Vaughan Marshall and Mike de Kock are the two senior statesman of the Met class of 2021 when measured on past success in the Cape flagship.
They boast three winners apiece, with Marshall holding the rank edge as his first strike came in 1996 with La Fabulous.
That was three years before De Kock produced the impressive Horse Chestnut.
Following winning stables is one way of trying to narrow down the scope of finding a Met winner.
The 2021 renewal of the R1 million Gr1 Cape Town Met has just eight trainers saddling the eleven runners.
While the Marshall representative on Saturday, Silver Operator, is not particularly strongly fancied at 33-1, the Cape Guineas kingpin conditioner has trained his trio of winners over 25 years – and is also the defending champion, after One World broke Rainbow Bridge’s heart last year.
Marshall also won the Met in 2014 with Hill Fifty Four.
De Kock won the race in consecutive years with Horse Chestnut in 1999 and Badger’s Coast in 2000.
He then had to wait twelve years for Igugu, and hasn’t managed any magic in the ensuing eight years.
He saddles the dual Gr1 Paddock Stakes winner, Queen Supreme on Saturday.
The Met was a swansong in SA for Igugu, who like Queen Supreme, was also an imported filly.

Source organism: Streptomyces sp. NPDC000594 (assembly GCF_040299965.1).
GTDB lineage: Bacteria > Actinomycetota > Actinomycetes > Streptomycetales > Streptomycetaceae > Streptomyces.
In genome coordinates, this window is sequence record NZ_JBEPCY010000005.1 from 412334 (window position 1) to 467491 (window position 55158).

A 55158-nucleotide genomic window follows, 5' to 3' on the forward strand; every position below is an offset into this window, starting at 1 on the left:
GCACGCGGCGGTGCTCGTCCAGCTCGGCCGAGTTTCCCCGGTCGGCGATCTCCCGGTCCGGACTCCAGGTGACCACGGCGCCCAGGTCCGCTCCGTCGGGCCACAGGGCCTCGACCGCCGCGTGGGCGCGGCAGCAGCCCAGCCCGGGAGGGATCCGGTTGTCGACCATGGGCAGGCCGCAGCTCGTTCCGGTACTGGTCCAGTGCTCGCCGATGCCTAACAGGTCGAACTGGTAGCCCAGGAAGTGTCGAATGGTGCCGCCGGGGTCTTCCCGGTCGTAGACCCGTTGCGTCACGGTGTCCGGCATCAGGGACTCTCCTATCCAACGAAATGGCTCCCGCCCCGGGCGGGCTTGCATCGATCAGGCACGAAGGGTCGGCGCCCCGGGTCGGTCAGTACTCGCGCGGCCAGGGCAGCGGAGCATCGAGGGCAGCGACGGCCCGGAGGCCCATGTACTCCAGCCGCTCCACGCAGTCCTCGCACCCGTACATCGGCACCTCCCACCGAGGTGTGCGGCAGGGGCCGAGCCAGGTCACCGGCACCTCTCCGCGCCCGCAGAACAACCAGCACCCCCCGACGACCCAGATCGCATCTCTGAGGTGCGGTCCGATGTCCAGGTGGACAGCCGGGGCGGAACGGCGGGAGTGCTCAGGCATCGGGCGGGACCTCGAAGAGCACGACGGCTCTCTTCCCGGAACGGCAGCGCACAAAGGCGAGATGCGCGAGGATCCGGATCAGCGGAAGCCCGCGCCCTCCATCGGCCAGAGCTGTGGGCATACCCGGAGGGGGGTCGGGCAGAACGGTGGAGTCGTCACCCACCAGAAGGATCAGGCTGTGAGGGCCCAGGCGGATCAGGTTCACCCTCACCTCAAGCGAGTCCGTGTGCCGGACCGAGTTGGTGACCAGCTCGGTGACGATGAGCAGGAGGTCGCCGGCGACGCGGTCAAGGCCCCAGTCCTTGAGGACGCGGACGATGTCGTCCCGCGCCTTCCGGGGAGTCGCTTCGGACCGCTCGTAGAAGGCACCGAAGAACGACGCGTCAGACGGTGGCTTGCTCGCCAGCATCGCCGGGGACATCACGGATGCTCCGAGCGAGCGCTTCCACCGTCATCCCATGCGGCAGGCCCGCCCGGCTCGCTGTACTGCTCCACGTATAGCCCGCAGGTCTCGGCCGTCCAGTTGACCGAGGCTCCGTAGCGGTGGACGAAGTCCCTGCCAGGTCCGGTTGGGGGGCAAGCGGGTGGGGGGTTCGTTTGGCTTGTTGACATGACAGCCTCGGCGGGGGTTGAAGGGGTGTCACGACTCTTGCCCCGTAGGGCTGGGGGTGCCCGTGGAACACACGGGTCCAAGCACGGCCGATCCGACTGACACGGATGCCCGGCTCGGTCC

Igugu won the race off an extraordinary Gr1 peppered seven run winning streak after prepping in her home province in the Ipi Tombe Challenge, with her penultimate outing a victory in the 2011 Durban July.
Eric Sands, Sean Tarry and Justin Snaith have won the Met once each.
Sands is back for another dip with his 2019 winner, and 2020 runner-up, Rainbow Bridge, the officially highest rated horse in Saturday’s line-up.
The veteran also saddles the 6yo’s younger Philanthropist half-brother Golden Ducat, who rallied so impressively to win the Glorious Goodwood Premier Trophy at his last start.
It’s been sixteen years between Met drinks for multiple SA Champion trainer Sean Tarry, who saddled Alastor with Garth Puller up in 2005. Tarry has stamina suspect Cirillo running for his powerful yard on Saturday. The son of Pomodoro is consistency personified but tends to find something to beat him.
Snaith has a powerful three-cornered hand with Belgarion, Do It Again and African Night Sky bidding to give the Cape champion his second victory after the 3yo filly Oh Susanna won the Met in 2018.
Candice Bass-Robinson, who saddles longshot Sovereign Spirit, Adam Marcus, who takes his chances with 3yo filly Princess Calla, and Fanie Bronkhorst, who travels the long road from Randjesfontein with the gutsy mare Running Brave, are all looking for their maiden Met victory.
Fanie has held his licence for a few months, so his quest for victory with a dirt cheap purchase daughter of Brave Tin Soldier is the fairytale stuff of media dreams.
On the flipside of the coin, treble Met winning trainer Brett Crawford is without a runner this year. But that is in the nature of the cycles of power for some of the big yards.
Other 21st century Met winning trainers with no representation on Saturday include Alec Laird (2016 – Smart Call), Summerveld-based Yogas Govender (2013 – Martial Eagle) and Geoff Woodruff (2004 – Yard Arm), who recently returned to the Cape.
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